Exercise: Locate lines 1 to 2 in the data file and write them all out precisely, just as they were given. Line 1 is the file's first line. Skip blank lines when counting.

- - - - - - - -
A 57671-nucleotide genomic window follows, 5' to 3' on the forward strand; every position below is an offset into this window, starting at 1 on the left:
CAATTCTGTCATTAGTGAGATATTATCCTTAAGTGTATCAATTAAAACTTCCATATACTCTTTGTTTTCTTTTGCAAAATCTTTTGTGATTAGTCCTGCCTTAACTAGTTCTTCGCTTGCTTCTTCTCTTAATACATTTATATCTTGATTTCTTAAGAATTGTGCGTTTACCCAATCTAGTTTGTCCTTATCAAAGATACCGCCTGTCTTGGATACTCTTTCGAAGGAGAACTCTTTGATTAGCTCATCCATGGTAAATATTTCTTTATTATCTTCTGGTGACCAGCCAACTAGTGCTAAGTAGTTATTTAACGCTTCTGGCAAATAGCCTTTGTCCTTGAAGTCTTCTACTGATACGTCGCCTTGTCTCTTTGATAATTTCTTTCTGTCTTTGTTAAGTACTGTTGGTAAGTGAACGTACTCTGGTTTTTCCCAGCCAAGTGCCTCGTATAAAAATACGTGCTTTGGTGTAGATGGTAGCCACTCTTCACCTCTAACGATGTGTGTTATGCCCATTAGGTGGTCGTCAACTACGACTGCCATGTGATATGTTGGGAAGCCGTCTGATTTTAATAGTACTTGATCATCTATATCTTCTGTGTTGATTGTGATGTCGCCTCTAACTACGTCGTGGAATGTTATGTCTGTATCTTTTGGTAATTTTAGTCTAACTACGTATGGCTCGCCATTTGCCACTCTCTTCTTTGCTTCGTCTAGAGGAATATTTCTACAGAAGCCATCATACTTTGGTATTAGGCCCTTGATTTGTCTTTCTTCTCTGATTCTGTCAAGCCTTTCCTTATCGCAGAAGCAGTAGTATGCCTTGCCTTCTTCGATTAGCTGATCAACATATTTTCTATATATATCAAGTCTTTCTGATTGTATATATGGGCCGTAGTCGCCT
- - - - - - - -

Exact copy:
A 57671-nucleotide genomic window follows, 5' to 3' on the forward strand; every position below is an offset into this window, starting at 1 on the left:
CAATTCTGTCATTAGTGAGATATTATCCTTAAGTGTATCAATTAAAACTTCCATATACTCTTTGTTTTCTTTTGCAAAATCTTTTGTGATTAGTCCTGCCTTAACTAGTTCTTCGCTTGCTTCTTCTCTTAATACATTTATATCTTGATTTCTTAAGAATTGTGCGTTTACCCAATCTAGTTTGTCCTTATCAAAGATACCGCCTGTCTTGGATACTCTTTCGAAGGAGAACTCTTTGATTAGCTCATCCATGGTAAATATTTCTTTATTATCTTCTGGTGACCAGCCAACTAGTGCTAAGTAGTTATTTAACGCTTCTGGCAAATAGCCTTTGTCCTTGAAGTCTTCTACTGATACGTCGCCTTGTCTCTTTGATAATTTCTTTCTGTCTTTGTTAAGTACTGTTGGTAAGTGAACGTACTCTGGTTTTTCCCAGCCAAGTGCCTCGTATAAAAATACGTGCTTTGGTGTAGATGGTAGCCACTCTTCACCTCTAACGATGTGTGTTATGCCCATTAGGTGGTCGTCAACTACGACTGCCATGTGATATGTTGGGAAGCCGTCTGATTTTAATAGTACTTGATCATCTATATCTTCTGTGTTGATTGTGATGTCGCCTCTAACTACGTCGTGGAATGTTATGTCTGTATCTTTTGGTAATTTTAGTCTAACTACGTATGGCTCGCCATTTGCCACTCTCTTCTTTGCTTCGTCTAGAGGAATATTTCTACAGAAGCCATCATACTTTGGTATTAGGCCCTTGATTTGTCTTTCTTCTCTGATTCTGTCAAGCCTTTCCTTATCGCAGAAGCAGTAGTATGCCTTGCCTTCTTCGATTAGCTGATCAACATATTTTCTATATATATCAAGTCTTTCTGATTGTATATATGGGCCGTAGTCGCCT